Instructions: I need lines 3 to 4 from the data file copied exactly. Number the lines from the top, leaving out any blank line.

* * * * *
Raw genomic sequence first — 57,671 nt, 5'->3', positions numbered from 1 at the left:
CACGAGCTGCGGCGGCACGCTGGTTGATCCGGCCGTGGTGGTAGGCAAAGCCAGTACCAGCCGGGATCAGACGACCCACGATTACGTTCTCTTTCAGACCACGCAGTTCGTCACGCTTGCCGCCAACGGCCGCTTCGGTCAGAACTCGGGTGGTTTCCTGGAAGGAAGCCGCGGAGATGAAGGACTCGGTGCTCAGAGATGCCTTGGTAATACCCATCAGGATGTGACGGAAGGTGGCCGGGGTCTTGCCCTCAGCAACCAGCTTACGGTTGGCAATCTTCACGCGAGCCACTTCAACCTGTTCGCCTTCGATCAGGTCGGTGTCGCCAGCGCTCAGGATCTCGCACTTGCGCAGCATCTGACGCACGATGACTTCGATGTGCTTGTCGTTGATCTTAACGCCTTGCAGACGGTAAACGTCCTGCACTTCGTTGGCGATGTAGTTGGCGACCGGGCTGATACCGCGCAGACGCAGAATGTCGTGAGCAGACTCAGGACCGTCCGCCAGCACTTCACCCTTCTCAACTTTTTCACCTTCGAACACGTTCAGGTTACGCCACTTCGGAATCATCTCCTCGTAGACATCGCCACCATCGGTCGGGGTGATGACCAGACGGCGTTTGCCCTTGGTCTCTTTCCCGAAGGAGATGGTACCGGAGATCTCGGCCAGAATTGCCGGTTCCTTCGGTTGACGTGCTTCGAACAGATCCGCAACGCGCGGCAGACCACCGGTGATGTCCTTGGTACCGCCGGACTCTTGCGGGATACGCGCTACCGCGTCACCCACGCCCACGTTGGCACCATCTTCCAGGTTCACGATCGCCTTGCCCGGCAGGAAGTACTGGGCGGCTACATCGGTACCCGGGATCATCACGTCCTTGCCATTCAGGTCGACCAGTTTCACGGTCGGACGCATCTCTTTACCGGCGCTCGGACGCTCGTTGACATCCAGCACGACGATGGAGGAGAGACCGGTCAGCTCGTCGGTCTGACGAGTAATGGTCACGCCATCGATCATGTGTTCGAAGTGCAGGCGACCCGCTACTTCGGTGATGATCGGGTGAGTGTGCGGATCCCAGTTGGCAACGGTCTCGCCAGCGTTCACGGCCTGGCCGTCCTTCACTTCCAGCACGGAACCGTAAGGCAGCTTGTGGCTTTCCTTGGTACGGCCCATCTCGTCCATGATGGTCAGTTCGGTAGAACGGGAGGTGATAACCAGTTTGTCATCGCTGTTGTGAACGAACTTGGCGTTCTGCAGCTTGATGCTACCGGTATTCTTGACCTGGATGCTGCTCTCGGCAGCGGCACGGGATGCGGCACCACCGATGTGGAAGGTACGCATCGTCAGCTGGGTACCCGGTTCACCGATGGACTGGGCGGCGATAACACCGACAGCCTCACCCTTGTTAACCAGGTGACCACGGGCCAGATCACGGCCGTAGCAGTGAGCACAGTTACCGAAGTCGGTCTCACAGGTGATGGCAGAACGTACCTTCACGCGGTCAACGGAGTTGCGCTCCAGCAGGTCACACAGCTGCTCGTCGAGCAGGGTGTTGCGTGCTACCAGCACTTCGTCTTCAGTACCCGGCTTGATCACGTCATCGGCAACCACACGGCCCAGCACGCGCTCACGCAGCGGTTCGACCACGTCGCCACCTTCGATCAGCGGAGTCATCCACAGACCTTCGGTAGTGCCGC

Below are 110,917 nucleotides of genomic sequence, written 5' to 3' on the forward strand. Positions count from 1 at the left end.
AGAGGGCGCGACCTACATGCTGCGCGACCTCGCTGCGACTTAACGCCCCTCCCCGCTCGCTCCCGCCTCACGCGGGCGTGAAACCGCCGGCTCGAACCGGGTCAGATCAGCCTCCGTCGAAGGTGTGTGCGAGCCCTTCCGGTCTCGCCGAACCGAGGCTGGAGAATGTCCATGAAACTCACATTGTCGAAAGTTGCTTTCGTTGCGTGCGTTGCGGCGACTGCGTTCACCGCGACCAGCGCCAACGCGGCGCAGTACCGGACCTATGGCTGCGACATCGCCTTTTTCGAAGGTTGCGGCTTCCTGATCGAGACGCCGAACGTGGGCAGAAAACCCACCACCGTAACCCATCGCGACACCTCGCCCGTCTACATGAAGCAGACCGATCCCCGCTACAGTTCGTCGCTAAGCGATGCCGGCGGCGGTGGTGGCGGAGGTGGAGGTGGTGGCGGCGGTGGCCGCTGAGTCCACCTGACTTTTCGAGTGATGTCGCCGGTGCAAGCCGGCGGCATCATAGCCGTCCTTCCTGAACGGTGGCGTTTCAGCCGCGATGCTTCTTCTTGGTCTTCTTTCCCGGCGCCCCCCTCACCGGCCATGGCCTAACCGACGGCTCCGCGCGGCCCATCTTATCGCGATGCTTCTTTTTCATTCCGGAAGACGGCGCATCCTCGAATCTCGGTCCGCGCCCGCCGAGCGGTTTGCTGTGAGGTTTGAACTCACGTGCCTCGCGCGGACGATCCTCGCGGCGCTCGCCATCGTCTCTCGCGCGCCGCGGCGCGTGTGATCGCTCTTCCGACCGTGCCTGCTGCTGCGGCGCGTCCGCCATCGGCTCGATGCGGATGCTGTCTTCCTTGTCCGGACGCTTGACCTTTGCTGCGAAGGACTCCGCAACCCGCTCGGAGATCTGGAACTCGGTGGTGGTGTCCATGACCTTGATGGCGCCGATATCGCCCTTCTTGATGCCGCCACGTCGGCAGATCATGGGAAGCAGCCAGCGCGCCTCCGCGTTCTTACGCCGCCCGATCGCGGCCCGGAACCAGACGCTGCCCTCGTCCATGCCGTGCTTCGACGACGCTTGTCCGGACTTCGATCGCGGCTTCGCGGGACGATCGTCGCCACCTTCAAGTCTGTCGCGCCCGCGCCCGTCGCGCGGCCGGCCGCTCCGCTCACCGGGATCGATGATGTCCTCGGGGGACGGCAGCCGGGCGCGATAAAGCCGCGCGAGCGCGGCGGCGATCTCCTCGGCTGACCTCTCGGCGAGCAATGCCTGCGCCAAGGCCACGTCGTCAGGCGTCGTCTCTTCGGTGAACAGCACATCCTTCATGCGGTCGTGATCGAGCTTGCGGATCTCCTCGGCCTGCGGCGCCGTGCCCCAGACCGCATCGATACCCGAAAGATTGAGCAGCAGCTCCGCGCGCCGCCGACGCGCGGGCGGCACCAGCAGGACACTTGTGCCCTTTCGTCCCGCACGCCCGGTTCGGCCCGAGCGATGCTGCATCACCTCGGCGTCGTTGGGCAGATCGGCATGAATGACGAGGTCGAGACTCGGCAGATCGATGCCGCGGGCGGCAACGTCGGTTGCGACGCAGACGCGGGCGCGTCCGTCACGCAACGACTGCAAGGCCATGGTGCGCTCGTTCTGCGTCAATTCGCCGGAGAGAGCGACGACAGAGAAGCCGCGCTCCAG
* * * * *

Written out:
Below are 110,917 nucleotides of genomic sequence, written 5' to 3' on the forward strand. Positions count from 1 at the left end.
AGAGGGCGCGACCTACATGCTGCGCGACCTCGCTGCGACTTAACGCCCCTCCCCGCTCGCTCCCGCCTCACGCGGGCGTGAAACCGCCGGCTCGAACCGGGTCAGATCAGCCTCCGTCGAAGGTGTGTGCGAGCCCTTCCGGTCTCGCCGAACCGAGGCTGGAGAATGTCCATGAAACTCACATTGTCGAAAGTTGCTTTCGTTGCGTGCGTTGCGGCGACTGCGTTCACCGCGACCAGCGCCAACGCGGCGCAGTACCGGACCTATGGCTGCGACATCGCCTTTTTCGAAGGTTGCGGCTTCCTGATCGAGACGCCGAACGTGGGCAGAAAACCCACCACCGTAACCCATCGCGACACCTCGCCCGTCTACATGAAGCAGACCGATCCCCGCTACAGTTCGTCGCTAAGCGATGCCGGCGGCGGTGGTGGCGGAGGTGGAGGTGGTGGCGGCGGTGGCCGCTGAGTCCACCTGACTTTTCGAGTGATGTCGCCGGTGCAAGCCGGCGGCATCATAGCCGTCCTTCCTGAACGGTGGCGTTTCAGCCGCGATGCTTCTTCTTGGTCTTCTTTCCCGGCGCCCCCCTCACCGGCCATGGCCTAACCGACGGCTCCGCGCGGCCCATCTTATCGCGATGCTTCTTTTTCATTCCGGAAGACGGCGCATCCTCGAATCTCGGTCCGCGCCCGCCGAGCGGTTTGCTGTGAGGTTTGAACTCACGTGCCTCGCGCGGACGATCCTCGCGGCGCTCGCCATCGTCTCTCGCGCGCCGCGGCGCGTGTGATCGCTCTTCCGACCGTGCCTGCTGCTGCGGCGCGTCCGCCATCGGCTCGATGCGGATGCTGTCTTCCTTGTCCGGACGCTTGACCTTTGCTGCGAAGGACTCCGCAACCCGCTCGGAGATCTGGAACTCGGTGGTGGTGTCCATGACCTTGATGGCGCCGATATCGCCCTTCTTGATGCCGCCACGTCGGCAGATCATGGGAAGCAGCCAGCGCGCCTCCGCGTTCTTACGCCGCCCGATCGCGGCCCGGAACCAGACGCTGCCCTCGTCCATGCCGTGCTTCGACGACGCTTGTCCGGACTTCGATCGCGGCTTCGCGGGACGATCGTCGCCACCTTCAAGTCTGTCGCGCCCGCGCCCGTCGCGCGGCCGGCCGCTCCGCTCACCGGGATCGATGATGTCCTCGGGGGACGGCAGCCGGGCGCGATAAAGCCGCGCGAGCGCGGCGGCGATCTCCTCGGCTGACCTCTCGGCGAGCAATGCCTGCGCCAAGGCCACGTCGTCAGGCGTCGTCTCTTCGGTGAACAGCACATCCTTCATGCGGTCGTGATCGAGCTTGCGGATCTCCTCGGCCTGCGGCGCCGTGCCCCAGACCGCATCGATACCCGAAAGATTGAGCAGCAGCTCCGCGCGCCGCCGACGCGCGGGCGGCACCAGCAGGACACTTGTGCCCTTTCGTCCCGCACGCCCGGTTCGGCCCGAGCGATGCTGCATCACCTCGGCGTCGTTGGGCAGATCGGCATGAATGACGAGGTCGAGACTCGGCAGATCGATGCCGCGGGCGGCAACGTCGGTTGCGACGCAGACGCGGGCGCGTCCGTCACGCAACGACTGCAAGGCCATGGTGCGCTCGTTCTGCGTCAATTCGCCGGAGAGAGCGACGACAGAGAAGCCGCGCTCCAG